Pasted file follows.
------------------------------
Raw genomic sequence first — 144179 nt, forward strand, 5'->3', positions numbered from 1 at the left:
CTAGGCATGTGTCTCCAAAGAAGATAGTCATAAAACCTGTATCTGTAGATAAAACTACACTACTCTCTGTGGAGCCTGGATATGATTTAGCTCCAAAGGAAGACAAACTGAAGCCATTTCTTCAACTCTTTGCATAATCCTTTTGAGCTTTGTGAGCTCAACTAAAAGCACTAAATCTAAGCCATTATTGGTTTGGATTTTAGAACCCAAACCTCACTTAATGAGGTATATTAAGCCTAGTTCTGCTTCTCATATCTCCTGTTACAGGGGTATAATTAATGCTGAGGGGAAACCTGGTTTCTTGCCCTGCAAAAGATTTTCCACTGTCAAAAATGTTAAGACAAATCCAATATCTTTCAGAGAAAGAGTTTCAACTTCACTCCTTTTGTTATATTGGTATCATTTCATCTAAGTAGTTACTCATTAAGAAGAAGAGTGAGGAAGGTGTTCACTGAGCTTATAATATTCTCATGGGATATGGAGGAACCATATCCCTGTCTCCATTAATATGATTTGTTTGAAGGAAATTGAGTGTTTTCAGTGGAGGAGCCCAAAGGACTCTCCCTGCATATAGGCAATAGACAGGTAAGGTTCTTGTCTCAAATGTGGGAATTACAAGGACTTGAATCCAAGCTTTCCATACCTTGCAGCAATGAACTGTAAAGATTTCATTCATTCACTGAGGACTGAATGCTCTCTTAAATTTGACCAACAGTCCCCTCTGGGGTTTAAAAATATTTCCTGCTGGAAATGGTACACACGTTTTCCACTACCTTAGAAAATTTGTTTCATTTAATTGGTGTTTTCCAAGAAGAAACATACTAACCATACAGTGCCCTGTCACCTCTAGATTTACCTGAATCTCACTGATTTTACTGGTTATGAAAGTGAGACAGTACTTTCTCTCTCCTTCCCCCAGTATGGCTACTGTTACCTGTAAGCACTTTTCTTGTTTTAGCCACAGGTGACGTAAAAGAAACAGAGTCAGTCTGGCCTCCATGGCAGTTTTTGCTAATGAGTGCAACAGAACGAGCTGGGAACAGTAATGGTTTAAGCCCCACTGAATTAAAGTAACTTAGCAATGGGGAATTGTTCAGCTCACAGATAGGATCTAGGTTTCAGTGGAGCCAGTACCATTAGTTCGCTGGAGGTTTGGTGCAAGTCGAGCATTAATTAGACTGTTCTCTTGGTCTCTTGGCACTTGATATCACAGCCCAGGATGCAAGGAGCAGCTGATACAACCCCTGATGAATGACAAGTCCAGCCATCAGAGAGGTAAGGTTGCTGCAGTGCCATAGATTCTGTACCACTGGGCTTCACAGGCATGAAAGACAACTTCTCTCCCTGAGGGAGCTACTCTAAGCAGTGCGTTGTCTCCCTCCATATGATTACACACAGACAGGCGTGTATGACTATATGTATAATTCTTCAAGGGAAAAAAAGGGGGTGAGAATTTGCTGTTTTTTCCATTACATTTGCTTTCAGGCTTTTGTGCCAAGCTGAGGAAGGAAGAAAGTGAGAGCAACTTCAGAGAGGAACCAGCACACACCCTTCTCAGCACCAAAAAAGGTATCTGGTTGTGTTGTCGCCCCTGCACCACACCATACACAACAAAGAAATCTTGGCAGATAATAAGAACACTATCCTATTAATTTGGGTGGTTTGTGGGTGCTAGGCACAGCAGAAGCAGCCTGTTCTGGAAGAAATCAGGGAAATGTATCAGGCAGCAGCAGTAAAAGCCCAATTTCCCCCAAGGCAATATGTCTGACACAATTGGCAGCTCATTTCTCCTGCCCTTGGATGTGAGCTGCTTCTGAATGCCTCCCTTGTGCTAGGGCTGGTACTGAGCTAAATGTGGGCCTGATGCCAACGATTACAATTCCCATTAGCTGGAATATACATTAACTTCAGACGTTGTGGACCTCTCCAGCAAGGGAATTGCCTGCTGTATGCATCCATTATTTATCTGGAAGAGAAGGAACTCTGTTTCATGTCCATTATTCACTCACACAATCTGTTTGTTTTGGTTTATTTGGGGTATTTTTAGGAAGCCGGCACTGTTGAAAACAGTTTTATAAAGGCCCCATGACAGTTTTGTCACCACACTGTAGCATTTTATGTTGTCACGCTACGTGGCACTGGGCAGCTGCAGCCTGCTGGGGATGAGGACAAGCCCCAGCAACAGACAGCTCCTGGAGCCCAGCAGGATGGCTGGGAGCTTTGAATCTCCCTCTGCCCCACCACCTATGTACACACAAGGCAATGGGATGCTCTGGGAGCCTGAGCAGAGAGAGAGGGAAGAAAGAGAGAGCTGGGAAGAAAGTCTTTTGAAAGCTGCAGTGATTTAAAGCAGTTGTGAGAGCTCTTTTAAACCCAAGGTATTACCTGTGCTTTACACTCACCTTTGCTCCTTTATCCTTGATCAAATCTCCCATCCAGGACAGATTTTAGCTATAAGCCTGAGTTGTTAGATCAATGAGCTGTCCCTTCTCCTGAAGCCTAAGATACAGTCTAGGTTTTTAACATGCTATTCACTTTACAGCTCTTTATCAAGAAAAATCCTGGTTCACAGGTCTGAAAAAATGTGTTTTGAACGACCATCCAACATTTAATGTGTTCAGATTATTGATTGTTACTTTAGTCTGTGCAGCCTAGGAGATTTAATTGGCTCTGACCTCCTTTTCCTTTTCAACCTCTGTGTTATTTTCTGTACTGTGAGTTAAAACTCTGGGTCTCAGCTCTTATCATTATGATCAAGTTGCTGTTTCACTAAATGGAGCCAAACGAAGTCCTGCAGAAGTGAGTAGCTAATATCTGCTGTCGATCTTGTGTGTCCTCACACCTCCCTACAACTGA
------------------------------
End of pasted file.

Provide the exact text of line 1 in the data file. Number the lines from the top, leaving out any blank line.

Raw genomic sequence first — 144179 nt, forward strand, 5'->3', positions numbered from 1 at the left: